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Lessons from the Dropbox breach

Dropbox is the latest major company to confirm a data breach, albeit four years old, but – as with all recent data breaches by cloud-based services – it highlights some key security lessons

Dropbox has finally confirmed that the email addresses and hashed passwords of 68,680,741 accounts were exposed in a hack that took place in 2012.

The company advised potentially affected users to reset their passwords after learning about the cache of user credentials believed to have been harvested in the hack four years ago.

There are a number of lessons to be learned from this massive data breach that individuals and businesses should act on to ensure they are not among the next set of breach victims.

Never re-use a password

Access to the a “project file” containing user email addresses and (hashed and salted) passwords was possible because a Dropbox employee had used the same password the hackers had harvested from another data  breach.

A report by mobile identity firm TeleSign reveals that 73% of online accounts are guarded by duplicate passwords and that 54% of consumers use five or fewer passwords for all their online accounts.

Security experts recommend the use of a password manager to generate, store and manage strong, unique passwords for all online accounts.

Change passwords regularly

The breach only affects those Dropbox users who have not changed their passwords since 2012. By changing passwords regularly, even if breaches occur, they will be useful to hackers only for a limited time.

Businesses that force employees to change passwords regularly will also have reduced their exposure if any employees had used the same password for their Dropbox account, as well as any internal or other business-related accounts.

According to a TeleSign report, 47% of online account holders rely on a password that has not been changed for five years.

Dropbox has also updated the way it stores its passwords multiple times since 2012 – including updating its password hashing mechanisms to bcrypt from SHA-1 – so any subsequently changed passwords have several layers of protection.

Enable two-factor authentication

Even if passwords are compromised and cracked, if two-factor authentication (2FA) is enabled attackers will be unable to use the passwords without an additional passcode.

Security experts advise enabling 2FA on Dropbox and all other online account where this option is available.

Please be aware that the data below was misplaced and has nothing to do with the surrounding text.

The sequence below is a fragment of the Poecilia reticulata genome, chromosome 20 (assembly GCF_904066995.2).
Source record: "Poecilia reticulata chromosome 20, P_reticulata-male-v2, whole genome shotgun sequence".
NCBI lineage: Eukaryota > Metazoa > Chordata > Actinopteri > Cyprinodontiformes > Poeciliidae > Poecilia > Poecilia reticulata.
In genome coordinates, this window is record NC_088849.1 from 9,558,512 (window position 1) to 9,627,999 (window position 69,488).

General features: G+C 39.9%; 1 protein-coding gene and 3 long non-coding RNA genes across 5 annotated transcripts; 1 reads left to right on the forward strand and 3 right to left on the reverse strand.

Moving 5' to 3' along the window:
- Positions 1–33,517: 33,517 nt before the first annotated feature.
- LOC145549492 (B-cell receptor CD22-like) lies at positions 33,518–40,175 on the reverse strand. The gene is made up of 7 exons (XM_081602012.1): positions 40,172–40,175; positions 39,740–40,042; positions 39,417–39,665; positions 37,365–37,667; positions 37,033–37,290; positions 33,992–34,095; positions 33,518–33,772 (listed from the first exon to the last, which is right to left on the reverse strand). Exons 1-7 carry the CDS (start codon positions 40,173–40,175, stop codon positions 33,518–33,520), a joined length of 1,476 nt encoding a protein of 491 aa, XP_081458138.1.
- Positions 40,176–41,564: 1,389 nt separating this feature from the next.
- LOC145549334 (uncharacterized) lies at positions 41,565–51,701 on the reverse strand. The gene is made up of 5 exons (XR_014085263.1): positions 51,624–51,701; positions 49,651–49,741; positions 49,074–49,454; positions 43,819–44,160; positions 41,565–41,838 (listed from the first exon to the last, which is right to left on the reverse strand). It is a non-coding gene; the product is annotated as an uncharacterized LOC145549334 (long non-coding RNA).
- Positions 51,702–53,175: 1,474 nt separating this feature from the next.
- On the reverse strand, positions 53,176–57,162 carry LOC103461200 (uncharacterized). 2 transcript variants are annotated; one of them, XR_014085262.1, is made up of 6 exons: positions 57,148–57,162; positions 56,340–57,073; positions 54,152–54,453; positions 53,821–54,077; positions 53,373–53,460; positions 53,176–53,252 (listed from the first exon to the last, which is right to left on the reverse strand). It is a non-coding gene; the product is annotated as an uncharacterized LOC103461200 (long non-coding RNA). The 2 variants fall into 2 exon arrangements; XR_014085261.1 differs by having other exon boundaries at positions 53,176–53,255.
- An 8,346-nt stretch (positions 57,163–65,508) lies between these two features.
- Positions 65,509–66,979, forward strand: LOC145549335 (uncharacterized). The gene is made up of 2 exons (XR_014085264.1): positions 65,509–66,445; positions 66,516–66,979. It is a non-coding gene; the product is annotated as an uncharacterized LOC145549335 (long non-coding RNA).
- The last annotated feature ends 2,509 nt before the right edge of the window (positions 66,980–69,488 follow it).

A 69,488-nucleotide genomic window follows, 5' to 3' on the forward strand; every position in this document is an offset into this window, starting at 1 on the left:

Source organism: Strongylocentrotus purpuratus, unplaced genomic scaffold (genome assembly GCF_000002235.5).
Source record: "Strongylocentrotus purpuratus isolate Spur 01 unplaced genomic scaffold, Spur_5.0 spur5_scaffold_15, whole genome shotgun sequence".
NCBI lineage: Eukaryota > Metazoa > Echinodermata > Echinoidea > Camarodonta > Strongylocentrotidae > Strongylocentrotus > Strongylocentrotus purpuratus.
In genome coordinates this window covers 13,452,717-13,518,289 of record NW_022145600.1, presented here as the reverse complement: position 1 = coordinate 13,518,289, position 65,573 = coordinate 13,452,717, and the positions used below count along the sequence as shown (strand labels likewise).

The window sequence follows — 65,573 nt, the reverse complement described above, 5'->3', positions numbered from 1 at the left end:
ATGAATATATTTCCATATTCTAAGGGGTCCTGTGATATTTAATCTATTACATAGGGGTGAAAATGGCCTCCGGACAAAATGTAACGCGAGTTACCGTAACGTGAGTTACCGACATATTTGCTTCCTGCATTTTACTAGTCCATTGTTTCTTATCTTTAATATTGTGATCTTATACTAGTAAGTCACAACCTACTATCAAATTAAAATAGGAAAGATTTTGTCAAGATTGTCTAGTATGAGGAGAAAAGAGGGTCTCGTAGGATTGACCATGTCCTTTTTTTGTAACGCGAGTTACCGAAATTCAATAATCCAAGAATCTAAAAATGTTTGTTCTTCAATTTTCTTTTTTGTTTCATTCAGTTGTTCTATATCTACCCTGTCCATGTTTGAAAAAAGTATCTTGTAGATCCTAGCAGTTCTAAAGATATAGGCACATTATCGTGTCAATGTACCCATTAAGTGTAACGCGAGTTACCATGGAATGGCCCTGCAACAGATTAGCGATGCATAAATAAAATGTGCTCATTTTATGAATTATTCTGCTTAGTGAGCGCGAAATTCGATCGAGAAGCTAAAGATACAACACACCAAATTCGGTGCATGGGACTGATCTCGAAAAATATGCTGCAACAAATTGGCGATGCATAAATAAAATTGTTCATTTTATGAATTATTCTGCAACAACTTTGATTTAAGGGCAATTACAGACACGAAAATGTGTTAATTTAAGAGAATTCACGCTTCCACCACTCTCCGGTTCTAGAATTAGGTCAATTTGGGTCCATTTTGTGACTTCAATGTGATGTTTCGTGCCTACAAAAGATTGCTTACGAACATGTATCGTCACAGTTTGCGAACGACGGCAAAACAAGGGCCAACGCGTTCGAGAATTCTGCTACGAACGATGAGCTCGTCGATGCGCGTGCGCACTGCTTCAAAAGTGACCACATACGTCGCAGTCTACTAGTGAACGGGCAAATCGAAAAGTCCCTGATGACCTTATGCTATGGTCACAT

“Whether your Dropbox account has been put at risk or not, this is just a bloody good idea,” said independent security consultant Graham Cluley in a blog post.

According to Paul Ducklin, senior technologist at security firm Sophos, attackers can purchase a password cracker for less than $20,000 (£15,000).

Under ideal conditions, such a tool would enable attackers to test a trillion passwords every second, which means every eight-letter password could be tested in just 2 seconds and every nine-letter password in under a minute, Ducklin wrote in a blog post.

Never completely trust service providers

While Dropbox has confirmed that the credentials were stolen in 2012, at the time the company said only email addresses were compromised without mentioning it amounted to nearly 70 million.

Dropbox has defended its actions by saying that there has been no indication that any accounts were accessed as a result of the breach.

The cloud-storage firm also prompted all users potentially affected by the breach to reset their passwords around a week before the scale and nature of the breach was made public.

Josh Feinblum, vice-president of information security at Rapid7, has praised Dropbox for its proactive action.

“Their customer-first approach was refreshing and likely mitigated a great deal of risk to their users. Their response to a challenging event is a great model for other cloud companies to follow if faced with a similar situation.

“It’s our belief that the open dialogue about security that companies such as Dropbox are promoting about risk, mitigation and action will help to strengthen the security and technology communities,” he said.

Take responsibility for data protection

Breaches such as the one at Dropbox shows how important it is for individuals and companies to take responsibility for the protection of their data, said Roman Foeckl, CEO of data loss prevention firm CoSoSys.

“It is important not to rely solely on the security measures set in place by third parties, especially when we are talking about confidential company data,” he said.

Foeckl said enabling 2FA and using complex, unique passwords are important, but it is even more important to avoid storing personal or business sensitive data on any app or container that is under the control of a third party.